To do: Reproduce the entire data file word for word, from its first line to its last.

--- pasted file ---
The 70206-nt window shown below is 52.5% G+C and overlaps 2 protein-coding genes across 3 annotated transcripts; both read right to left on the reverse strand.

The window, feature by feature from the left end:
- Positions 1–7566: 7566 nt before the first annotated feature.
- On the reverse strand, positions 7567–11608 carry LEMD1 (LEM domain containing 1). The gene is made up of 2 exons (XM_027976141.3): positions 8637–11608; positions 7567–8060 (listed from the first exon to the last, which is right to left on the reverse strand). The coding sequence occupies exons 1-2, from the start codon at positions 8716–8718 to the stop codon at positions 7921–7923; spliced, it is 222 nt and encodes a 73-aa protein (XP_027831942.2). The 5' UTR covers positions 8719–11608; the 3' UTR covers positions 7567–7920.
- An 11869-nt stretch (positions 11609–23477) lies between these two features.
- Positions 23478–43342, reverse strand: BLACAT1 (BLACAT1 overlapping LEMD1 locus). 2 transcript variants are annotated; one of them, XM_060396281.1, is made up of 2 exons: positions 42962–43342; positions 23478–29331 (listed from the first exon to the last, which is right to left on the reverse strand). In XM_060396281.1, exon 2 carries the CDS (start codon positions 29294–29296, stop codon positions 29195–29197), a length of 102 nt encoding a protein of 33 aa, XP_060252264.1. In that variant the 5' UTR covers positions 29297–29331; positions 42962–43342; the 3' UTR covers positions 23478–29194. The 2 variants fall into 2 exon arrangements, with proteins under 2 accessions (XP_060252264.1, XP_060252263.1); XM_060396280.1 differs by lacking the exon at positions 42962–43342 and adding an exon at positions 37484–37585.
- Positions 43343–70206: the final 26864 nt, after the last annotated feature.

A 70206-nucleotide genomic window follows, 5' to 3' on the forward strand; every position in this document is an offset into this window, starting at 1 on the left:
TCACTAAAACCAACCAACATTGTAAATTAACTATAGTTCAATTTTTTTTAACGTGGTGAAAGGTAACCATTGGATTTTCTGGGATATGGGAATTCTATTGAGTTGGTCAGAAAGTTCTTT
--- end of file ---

The 70206-nt window shown below is 52.5% G+C and overlaps 2 protein-coding genes across 3 annotated transcripts; both read right to left on the reverse strand.

The window, feature by feature from the left end:
- Positions 1–7566: 7566 nt before the first annotated feature.
- On the reverse strand, positions 7567–11608 carry LEMD1 (LEM domain containing 1). The gene is made up of 2 exons (XM_027976141.3): positions 8637–11608; positions 7567–8060 (listed from the first exon to the last, which is right to left on the reverse strand). The coding sequence occupies exons 1-2, from the start codon at positions 8716–8718 to the stop codon at positions 7921–7923; spliced, it is 222 nt and encodes a 73-aa protein (XP_027831942.2). The 5' UTR covers positions 8719–11608; the 3' UTR covers positions 7567–7920.
- An 11869-nt stretch (positions 11609–23477) lies between these two features.
- Positions 23478–43342, reverse strand: BLACAT1 (BLACAT1 overlapping LEMD1 locus). 2 transcript variants are annotated; one of them, XM_060396281.1, is made up of 2 exons: positions 42962–43342; positions 23478–29331 (listed from the first exon to the last, which is right to left on the reverse strand). In XM_060396281.1, exon 2 carries the CDS (start codon positions 29294–29296, stop codon positions 29195–29197), a length of 102 nt encoding a protein of 33 aa, XP_060252264.1. In that variant the 5' UTR covers positions 29297–29331; positions 42962–43342; the 3' UTR covers positions 23478–29194. The 2 variants fall into 2 exon arrangements, with proteins under 2 accessions (XP_060252264.1, XP_060252263.1); XM_060396280.1 differs by lacking the exon at positions 42962–43342 and adding an exon at positions 37484–37585.
- Positions 43343–70206: the final 26864 nt, after the last annotated feature.

A 70206-nucleotide genomic window follows, 5' to 3' on the forward strand; every position in this document is an offset into this window, starting at 1 on the left:
TCACTAAAACCAACCAACATTGTAAATTAACTATAGTTCAATTTTTTTTAACGTGGTGAAAGGTAACCATTGGATTTTCTGGGATATGGGAATTCTATTGAGTTGGTCAGAAAGTTCTTT